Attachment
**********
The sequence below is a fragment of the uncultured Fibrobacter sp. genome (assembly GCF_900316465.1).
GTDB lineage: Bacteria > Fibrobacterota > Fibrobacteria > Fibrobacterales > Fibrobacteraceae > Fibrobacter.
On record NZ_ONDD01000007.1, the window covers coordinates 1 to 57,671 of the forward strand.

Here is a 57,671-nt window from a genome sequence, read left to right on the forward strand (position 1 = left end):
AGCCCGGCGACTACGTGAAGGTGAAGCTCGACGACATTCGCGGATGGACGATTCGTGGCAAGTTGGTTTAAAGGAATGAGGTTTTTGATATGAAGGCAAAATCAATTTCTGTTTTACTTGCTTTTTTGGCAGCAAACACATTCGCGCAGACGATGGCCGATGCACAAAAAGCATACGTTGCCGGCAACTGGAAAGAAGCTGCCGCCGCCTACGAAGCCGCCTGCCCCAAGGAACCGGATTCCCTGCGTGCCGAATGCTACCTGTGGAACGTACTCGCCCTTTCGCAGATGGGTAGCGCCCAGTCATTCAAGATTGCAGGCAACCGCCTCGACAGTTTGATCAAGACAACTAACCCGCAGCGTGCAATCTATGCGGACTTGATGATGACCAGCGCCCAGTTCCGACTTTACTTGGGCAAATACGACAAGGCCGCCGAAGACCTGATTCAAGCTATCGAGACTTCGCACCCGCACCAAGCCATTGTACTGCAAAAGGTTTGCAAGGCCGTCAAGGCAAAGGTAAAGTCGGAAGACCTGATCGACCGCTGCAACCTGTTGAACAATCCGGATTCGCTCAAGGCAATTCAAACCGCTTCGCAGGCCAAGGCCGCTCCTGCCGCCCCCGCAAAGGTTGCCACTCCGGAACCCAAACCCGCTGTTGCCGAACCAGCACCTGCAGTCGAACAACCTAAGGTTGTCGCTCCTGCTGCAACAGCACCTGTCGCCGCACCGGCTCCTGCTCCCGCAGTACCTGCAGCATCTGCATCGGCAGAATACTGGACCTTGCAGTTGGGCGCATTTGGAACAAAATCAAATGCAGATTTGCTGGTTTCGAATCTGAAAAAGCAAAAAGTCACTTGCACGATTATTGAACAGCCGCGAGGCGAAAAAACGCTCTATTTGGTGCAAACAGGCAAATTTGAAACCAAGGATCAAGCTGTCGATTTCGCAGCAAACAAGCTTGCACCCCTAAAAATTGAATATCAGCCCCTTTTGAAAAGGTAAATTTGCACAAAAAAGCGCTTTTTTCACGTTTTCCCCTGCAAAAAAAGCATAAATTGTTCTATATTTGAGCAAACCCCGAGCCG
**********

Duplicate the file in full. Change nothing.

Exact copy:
The sequence below is a fragment of the uncultured Fibrobacter sp. genome (assembly GCF_900316465.1).
GTDB lineage: Bacteria > Fibrobacterota > Fibrobacteria > Fibrobacterales > Fibrobacteraceae > Fibrobacter.
On record NZ_ONDD01000007.1, the window covers coordinates 1 to 57,671 of the forward strand.

Here is a 57,671-nt window from a genome sequence, read left to right on the forward strand (position 1 = left end):
AGCCCGGCGACTACGTGAAGGTGAAGCTCGACGACATTCGCGGATGGACGATTCGTGGCAAGTTGGTTTAAAGGAATGAGGTTTTTGATATGAAGGCAAAATCAATTTCTGTTTTACTTGCTTTTTTGGCAGCAAACACATTCGCGCAGACGATGGCCGATGCACAAAAAGCATACGTTGCCGGCAACTGGAAAGAAGCTGCCGCCGCCTACGAAGCCGCCTGCCCCAAGGAACCGGATTCCCTGCGTGCCGAATGCTACCTGTGGAACGTACTCGCCCTTTCGCAGATGGGTAGCGCCCAGTCATTCAAGATTGCAGGCAACCGCCTCGACAGTTTGATCAAGACAACTAACCCGCAGCGTGCAATCTATGCGGACTTGATGATGACCAGCGCCCAGTTCCGACTTTACTTGGGCAAATACGACAAGGCCGCCGAAGACCTGATTCAAGCTATCGAGACTTCGCACCCGCACCAAGCCATTGTACTGCAAAAGGTTTGCAAGGCCGTCAAGGCAAAGGTAAAGTCGGAAGACCTGATCGACCGCTGCAACCTGTTGAACAATCCGGATTCGCTCAAGGCAATTCAAACCGCTTCGCAGGCCAAGGCCGCTCCTGCCGCCCCCGCAAAGGTTGCCACTCCGGAACCCAAACCCGCTGTTGCCGAACCAGCACCTGCAGTCGAACAACCTAAGGTTGTCGCTCCTGCTGCAACAGCACCTGTCGCCGCACCGGCTCCTGCTCCCGCAGTACCTGCAGCATCTGCATCGGCAGAATACTGGACCTTGCAGTTGGGCGCATTTGGAACAAAATCAAATGCAGATTTGCTGGTTTCGAATCTGAAAAAGCAAAAAGTCACTTGCACGATTATTGAACAGCCGCGAGGCGAAAAAACGCTCTATTTGGTGCAAACAGGCAAATTTGAAACCAAGGATCAAGCTGTCGATTTCGCAGCAAACAAGCTTGCACCCCTAAAAATTGAATATCAGCCCCTTTTGAAAAGGTAAATTTGCACAAAAAAGCGCTTTTTTCACGTTTTCCCCTGCAAAAAAAGCATAAATTGTTCTATATTTGAGCAAACCCCGAGCCG